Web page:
whole and whether the Commissioner’s conclusions were based upon
the correct legal standard. See Green–Younger v. Barnhart, 335 F.3d
99, 105–106 (2d Cir.2003).
A. Relevant medical evidence.
Plaintiff’s sole argument in this action is that the ALJ’s
general public was based on his own lay opinion and not supported
by the record.
Plaintiff has raised no issues related to the
physical limitations set forth in the RFC.
As a result, medical
evidence related to those physical limitations is not summarized
underwent a consultative psychiatric examination with Dr. Kavitha
Finnity, Ph.D. T. 367-370. Dr. Finnity noted current medications
ibuprofen, velafaxine, and cyclobenzaprine.
reported frequent waking, loss of appetite, depressive symptoms
(including dysphoric mood, crying, loss of energy, and social
cognitive deficits of short-term memory loss and difficulty with
examination, plaintiff demonstrated appropriate eye contact, normal
posture and motor behavior, fluent speech intelligibility, adequate
expressive and receptive language, coherent and goal directed
thought processes, depressed affect, neutral mood, clear sensorium,
intact attention and concentration, intact recent and remote memory
Dr. Finnity opined that plaintiff could
follow and understand directions and perform simple tasks, maintain
supervision, and make appropriate decisions.
further opined that plaintiff had difficult with attention and
concentration, as well as “difficulty relating with others and
dealing with stress due to psychiatric symptoms.” Id. Dr. Finnity
disorder, NOS; heart disease; history of stroke; tendinitis; carpal
tunnel syndrome; migraines; chronic pain; and high cholesterol.
Also on January 17, 2013, plaintiff underwent a consultative
internal medicine examination by Dr. Donna Miller, D.O. T. 371-75.
migraine headaches on average four to five times per month, and
stated that her migraines were triggered by stress.
physician Dr. M. Apacible, M.D., performed both a psychiatric
review technique assessment and a medical residual functional
capacity assessment of plaintiff’s medical record.
T. 95-96; 99-
Dr. Apacible opined that plaintiff had mild limitations with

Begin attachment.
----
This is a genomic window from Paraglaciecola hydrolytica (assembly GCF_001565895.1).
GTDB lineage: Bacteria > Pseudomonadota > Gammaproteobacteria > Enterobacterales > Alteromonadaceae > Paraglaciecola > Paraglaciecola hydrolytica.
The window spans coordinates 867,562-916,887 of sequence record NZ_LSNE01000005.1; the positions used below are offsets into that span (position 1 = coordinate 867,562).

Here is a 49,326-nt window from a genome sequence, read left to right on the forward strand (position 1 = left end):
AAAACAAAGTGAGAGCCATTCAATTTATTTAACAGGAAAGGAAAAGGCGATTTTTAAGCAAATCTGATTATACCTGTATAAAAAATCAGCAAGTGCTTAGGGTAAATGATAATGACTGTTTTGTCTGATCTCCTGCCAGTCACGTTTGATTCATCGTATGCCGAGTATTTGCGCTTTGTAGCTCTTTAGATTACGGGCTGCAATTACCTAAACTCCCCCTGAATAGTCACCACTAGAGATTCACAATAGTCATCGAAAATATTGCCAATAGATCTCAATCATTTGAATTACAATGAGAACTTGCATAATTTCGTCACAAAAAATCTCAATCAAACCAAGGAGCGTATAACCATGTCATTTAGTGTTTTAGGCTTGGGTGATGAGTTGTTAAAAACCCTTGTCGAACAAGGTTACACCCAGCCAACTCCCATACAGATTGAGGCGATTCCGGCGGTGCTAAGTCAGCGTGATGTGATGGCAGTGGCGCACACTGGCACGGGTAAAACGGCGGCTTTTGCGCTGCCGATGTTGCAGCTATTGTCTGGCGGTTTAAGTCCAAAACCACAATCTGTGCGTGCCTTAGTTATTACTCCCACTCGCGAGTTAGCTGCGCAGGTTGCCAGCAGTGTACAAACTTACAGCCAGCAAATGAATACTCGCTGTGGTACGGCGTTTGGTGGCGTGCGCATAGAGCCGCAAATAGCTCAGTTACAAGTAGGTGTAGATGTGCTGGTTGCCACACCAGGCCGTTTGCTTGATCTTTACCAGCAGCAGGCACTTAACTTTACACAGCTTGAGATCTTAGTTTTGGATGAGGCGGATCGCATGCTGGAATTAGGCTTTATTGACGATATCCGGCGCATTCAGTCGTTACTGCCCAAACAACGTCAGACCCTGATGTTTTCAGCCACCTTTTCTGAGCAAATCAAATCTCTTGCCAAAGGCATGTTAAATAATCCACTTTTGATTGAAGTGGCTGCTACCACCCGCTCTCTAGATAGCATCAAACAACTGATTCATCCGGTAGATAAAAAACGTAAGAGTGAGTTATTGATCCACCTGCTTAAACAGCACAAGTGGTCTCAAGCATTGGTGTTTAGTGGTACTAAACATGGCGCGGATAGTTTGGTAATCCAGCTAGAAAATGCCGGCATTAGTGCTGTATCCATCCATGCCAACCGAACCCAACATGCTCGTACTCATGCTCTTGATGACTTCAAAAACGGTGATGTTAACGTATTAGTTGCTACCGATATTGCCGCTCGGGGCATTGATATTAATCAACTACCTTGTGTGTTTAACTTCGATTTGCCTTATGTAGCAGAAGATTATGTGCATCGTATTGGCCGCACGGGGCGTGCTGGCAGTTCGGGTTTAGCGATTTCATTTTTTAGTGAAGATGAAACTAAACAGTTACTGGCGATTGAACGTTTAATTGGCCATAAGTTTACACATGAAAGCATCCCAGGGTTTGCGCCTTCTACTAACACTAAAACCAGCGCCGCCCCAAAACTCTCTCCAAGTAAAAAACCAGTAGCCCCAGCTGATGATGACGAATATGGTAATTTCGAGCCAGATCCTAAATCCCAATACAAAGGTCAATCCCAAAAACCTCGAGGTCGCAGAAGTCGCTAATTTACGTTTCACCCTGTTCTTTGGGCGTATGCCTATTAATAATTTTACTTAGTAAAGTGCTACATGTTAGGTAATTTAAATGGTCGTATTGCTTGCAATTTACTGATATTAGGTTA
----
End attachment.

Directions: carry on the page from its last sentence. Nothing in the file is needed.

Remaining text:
activities of daily living, moderate limitations with maintaining
concentration, persistence, or pace.
further opined that plaintiff was moderately limited regarding her
abilities to: understand and remember detailed instructions; carry
out detailed instructions; maintain attention and concentration for
extended periods; complete a normal workday and workweek without
interruptions from psychologically based symptoms; perform at a
consistent pace without an unreasonable number and length of rest
periods; accept instructions and respond appropriately to criticism
appropriately to changes in the work setting; set realistic goals;
and make plans independently of others.
Dr. Apacible opined that plaintiff was capable of performing simple
On July 19, 2013, plaintiff underwent a psychiatric evaluation
by nurse practitioner (“NP”) Kathe Klein at Wayne Behavioral
Behavioral Network as the result of an incident in which she was
drinking alcohol with her fiancé and her daughter and became angry
and started breaking things, resulting in the police being called.
Plaintiff reported anger issues, mood swings (which she
fatigue, and difficulty sleeping.
Plaintiff further reported
having been a victim of childhood abuse and domestic violence, and
stated that she had been told in 2009 that she had post-traumatic
stress disorder (“PTSD”) and bipolar disorder.
management group was recommended for plaintiff, put she declined to
Plaintiff denied any problems with anxiety or panic.
Id. Plaintiff’s current medications were flexeril, ibuprofen, ASA,
omeprazole, and pravastatin.
Plaintiff reported that she had
been drinking alcohol daily until one month prior.
T. 415. On
mental status examination, plaintiff was cooperative and exhibited
fair eye contact, unremarkable motor activity, normal rate and tone
of speech, angry mood with congruent affect, organized thought
processes, intact cognition, and impaired insight and judgment.
NP Klein assessed plaintiff with mood disorder NOS, PTSD by
history, and alcohol dependence.
Dr. Rebecca Wadsworth, M.D., and treating physician’s assistant
(“PA”) Michael Wittek jointly completed a medical examination for
employability form related to plaintiff. T. 683-84. Dr. Wadsworth
and PA Wittek noted the following medical conditions: TIA, single
medication; and hyperlipidemia, “good control” with medication.
Dr. Wadsworth and PA Wittek opined that plaintiff was
instructions; carrying out instructions; maintaining attention and
concentration; and maintaining basic standards of personal hygiene
On February 4, 2014, licensed clinical social worker (“LCSW”)
Ellen Ersteniuk of Wayne Behavioral Health Network completed a
psychiatric report for employment regarding plaintiff.
starting in December 2013 and assessed plaintiff with depressive
LCSW Ersteniuk opined that plaintiff was not